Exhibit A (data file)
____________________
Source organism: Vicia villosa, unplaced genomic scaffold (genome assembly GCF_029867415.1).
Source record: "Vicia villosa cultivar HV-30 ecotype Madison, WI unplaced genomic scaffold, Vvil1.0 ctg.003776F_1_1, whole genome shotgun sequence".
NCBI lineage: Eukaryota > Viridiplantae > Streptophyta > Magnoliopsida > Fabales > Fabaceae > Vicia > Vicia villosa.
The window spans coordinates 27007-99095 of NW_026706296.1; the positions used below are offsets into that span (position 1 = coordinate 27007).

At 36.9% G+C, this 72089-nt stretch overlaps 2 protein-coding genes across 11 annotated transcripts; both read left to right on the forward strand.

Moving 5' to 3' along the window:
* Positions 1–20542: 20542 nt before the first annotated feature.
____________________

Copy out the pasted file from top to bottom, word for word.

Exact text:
Source organism: Vicia villosa, unplaced genomic scaffold (genome assembly GCF_029867415.1).
Source record: "Vicia villosa cultivar HV-30 ecotype Madison, WI unplaced genomic scaffold, Vvil1.0 ctg.003776F_1_1, whole genome shotgun sequence".
NCBI lineage: Eukaryota > Viridiplantae > Streptophyta > Magnoliopsida > Fabales > Fabaceae > Vicia > Vicia villosa.
The window spans coordinates 27007-99095 of NW_026706296.1; the positions used below are offsets into that span (position 1 = coordinate 27007).

At 36.9% G+C, this 72089-nt stretch overlaps 2 protein-coding genes across 11 annotated transcripts; both read left to right on the forward strand.

Moving 5' to 3' along the window:
* Positions 1–20542: 20542 nt before the first annotated feature.